Director Sean Durkin’s latest film, “Martha Marcy May Marlene,” stars Elizabeth Olsen as Martha, a young woman who escapes from a cult in the Catskill Mountains led by a charismatic leader, Patrick (John Hawkes, “Winter’s Bone”).
To avoid being discovered by Patrick and his followers, Martha moves in with her sister Lucy, (Sarah Paulson) and her husband Ted (Hugh Dancy) in Connecticut. As Martha slowly makes the transition to a cult-free lifestyle, her increasing paranoia leads her to believe that Patrick and his followers may be watching her.
“Martha Marcy May Marlene” is a career-making film for Elizabeth Olsen, who is the younger sister of Mary-Kate and Ashley Olsen. As the psychologically damaged Martha, Olsen provides a mesmerizing debut performance that is both subtle and fearless.
As Patrick, Hawkes channels David Koresh, the enigmatic leader of the Branch Davidians Sect. Patrick holds a power over his followers, a magnetism that pulls them close and refuses to let go. Throughout the film, male members of the cult can be seen playing guitar and singing songs for their female companions, however, they never sing actually words – they just make noises. Only Patrick is allowed to sing songs using actual language. It’s this kind of discreet distinction that truly makes “Martha Marcy May Marlene” so memorable.
The film is reminiscent of “Funny Games,” Michael Haneke’s 1997 film about torture and sadism — a dark, haunting cinematic experience that builds slowly, ratcheting the tension higher with each passing moment.
As viewers, we are assaulted — forced to relive the atrocities Martha suffered at Patrick’s farm — the rape, the senseless violence — the utter hopelessness of it all. Like Martha, we grow increasingly paranoid as the film reaches its rather unclimactic climax – and if I have one point of criticism with Durkin’s film, it’s the ending.
Don’t worry, I won’t spoil the whole thing for you – but I do want to talk about this recent trend in storytelling – or rather, lack of storytelling. Lately, it seems like filmmakers wish to deny the audience the excitement and satisfaction of seeing a story carried to conclusion – giving us the climax we were promised.
It’s nothing more than an effort to appear artsy, indie and refined — a work of higher quality that refuses to pander to its audience. It’s a bit of a cop-out to spin such a powerful yarn and have viewers truly invest in your characters only to end the film without a hint of resolution.
And sadly, “Martha Marcy May Marlene” just simply ends – a character study that spends 102 minutes slowly building suspense, allowing the drama to reach a terrifying level – without the conviction in its own storytelling to explore the brutal (or hopeful) outcome of said events. It’s provocative to end the film in such an open-ended way, but at the end of the day it’s completely unfair – not only to the audience but to the characters, who deserve a fate – whether it be pain and suffering or freedom.
In any case, the film remains a powerful work thanks to the incredible work of Olsen and Hawkes, who will no doubt receive award nominations for their performances. My only wish is that the film would have delivered on what filmmakers like Haneke and Darren Aronofsky don’t shy away from – the inevitable tragedy of existence.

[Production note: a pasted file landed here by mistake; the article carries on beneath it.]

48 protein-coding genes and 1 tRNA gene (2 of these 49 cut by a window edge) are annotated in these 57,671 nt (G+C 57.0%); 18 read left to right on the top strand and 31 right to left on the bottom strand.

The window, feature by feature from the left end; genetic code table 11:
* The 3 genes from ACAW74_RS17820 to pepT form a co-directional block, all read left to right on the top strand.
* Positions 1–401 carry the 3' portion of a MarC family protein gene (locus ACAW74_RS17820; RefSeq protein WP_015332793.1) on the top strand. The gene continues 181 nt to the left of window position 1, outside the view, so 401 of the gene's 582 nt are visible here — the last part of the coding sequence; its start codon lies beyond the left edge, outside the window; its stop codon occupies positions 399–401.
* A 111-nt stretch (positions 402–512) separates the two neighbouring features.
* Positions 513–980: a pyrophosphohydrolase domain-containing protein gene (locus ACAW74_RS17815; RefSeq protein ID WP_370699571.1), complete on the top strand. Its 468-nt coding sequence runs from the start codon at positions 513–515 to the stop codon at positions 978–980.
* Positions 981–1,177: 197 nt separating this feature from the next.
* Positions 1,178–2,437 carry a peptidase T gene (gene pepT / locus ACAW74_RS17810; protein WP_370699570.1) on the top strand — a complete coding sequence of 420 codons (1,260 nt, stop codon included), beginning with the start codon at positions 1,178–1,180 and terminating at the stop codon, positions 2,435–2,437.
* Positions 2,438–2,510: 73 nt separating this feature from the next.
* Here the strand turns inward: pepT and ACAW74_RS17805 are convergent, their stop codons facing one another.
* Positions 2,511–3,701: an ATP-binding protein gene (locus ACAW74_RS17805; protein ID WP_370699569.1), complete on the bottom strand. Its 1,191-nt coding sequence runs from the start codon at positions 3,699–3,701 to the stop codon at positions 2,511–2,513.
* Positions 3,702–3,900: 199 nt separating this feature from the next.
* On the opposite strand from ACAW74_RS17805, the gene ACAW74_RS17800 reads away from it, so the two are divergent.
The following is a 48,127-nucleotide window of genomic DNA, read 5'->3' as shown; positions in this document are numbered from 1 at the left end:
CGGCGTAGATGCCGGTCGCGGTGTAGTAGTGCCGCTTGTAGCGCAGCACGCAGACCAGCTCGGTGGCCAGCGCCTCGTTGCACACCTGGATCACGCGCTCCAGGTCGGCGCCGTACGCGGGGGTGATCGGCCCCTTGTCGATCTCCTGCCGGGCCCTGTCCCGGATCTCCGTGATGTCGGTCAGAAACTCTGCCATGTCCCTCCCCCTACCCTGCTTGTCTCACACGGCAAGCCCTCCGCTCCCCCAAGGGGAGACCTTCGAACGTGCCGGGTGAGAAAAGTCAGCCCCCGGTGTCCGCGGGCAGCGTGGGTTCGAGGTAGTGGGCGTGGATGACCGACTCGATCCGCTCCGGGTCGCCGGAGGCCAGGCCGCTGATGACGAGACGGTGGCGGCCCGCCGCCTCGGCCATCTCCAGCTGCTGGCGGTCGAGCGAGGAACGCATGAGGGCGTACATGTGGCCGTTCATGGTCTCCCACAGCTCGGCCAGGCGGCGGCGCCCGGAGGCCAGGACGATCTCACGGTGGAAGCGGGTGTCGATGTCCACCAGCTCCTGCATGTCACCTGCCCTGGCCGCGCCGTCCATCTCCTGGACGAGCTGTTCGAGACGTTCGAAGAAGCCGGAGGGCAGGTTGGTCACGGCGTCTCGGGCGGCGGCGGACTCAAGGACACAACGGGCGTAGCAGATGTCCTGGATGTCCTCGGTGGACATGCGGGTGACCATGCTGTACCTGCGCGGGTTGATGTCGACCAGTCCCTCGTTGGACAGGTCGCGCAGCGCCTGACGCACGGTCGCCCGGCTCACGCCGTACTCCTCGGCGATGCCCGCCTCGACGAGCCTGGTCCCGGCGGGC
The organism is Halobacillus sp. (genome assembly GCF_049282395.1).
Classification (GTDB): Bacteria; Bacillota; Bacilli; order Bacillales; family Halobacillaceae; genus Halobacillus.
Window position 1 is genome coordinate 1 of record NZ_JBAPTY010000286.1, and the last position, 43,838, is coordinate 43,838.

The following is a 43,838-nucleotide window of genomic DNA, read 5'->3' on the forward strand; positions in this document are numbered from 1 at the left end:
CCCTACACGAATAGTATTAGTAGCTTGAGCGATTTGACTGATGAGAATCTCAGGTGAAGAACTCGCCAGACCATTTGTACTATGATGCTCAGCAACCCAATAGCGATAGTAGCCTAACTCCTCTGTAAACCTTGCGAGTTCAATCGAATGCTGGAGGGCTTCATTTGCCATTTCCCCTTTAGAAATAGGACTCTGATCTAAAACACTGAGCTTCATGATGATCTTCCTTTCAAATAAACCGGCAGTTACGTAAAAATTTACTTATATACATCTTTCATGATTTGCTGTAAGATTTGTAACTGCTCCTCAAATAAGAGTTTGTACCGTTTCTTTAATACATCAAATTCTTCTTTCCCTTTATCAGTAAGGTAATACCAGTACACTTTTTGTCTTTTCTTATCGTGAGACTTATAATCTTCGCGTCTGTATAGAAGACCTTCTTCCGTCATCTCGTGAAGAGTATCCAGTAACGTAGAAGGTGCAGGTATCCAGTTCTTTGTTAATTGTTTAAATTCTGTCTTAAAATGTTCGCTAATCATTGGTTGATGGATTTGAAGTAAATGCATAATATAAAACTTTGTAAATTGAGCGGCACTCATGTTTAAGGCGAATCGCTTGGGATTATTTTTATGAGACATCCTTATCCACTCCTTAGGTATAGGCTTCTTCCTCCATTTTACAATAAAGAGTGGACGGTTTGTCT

Drake Doremus’ latest film features Felicity Jones as Anna, a British college student who falls for Jacob (Anton Yelchin), an American student, only to be separated from him when she’s banned from the U.S. after overstaying her visa.
“Like Crazy” is not a Katherine Heigl romantic comedy, nor is it the vacuous, cookie-cutter love story you’ve come to expect from a Nicholas Sparks novel. Simply put, “Like Crazy” is a realistic, heartfelt discourse on young love and the modern relationship.
There’s a real chemistry at work in Doremus’ film, and that’s thanks in large part to amazing performances by Yelchin and Jones, who improvised the entire film. The two actors were provided only with a 50-page outline, which detailed plot points but ultimately allowed the actors freedom to make each scene their own.
Every interaction feels authentic, from an awkward first date at a coffee shop to Jacob’s first time meeting Anna’s parents, to fights in the kitchen stemming from text message jealousy.
Jennifer Lawrence (“Winter’s Bone”) and Charlie Bewley (“The Twilight Saga: Breaking Dawn – Part 1”) co-star as romantic distractions to Jacob and Anna, who drift apart as the distance between them grows. Ultimately, “Like Crazy” reminds us that nothing can be flawless. There is no happy ending – nothing is ever perfect – we make mistakes – situations arise that put strain and stress on relationships and pull us apart.
Though the film is realistic in its portrayal of young love, the whole premise hinges on the idea that someone would actually overstay their visa and simply ignore the laws and rules that come with that decision.
If Anna would have acted rationally and went to the airport and traveled back to the UK, none of this ever would have happened. Upon arriving back home, Anna and Jacob would have broken up after a couple months of long-distance phone tag.
But that’s love isn’t it, people doing crazy things that set off a chain of illogical, absurd events — and once you’re invested, you feel as if you have to carry on the craziness to completion.
Overall, “Like Crazy” is a touching, serene effort by Doremus that excels more so on the improvised performances of Yelchin and Jones than on the story itself.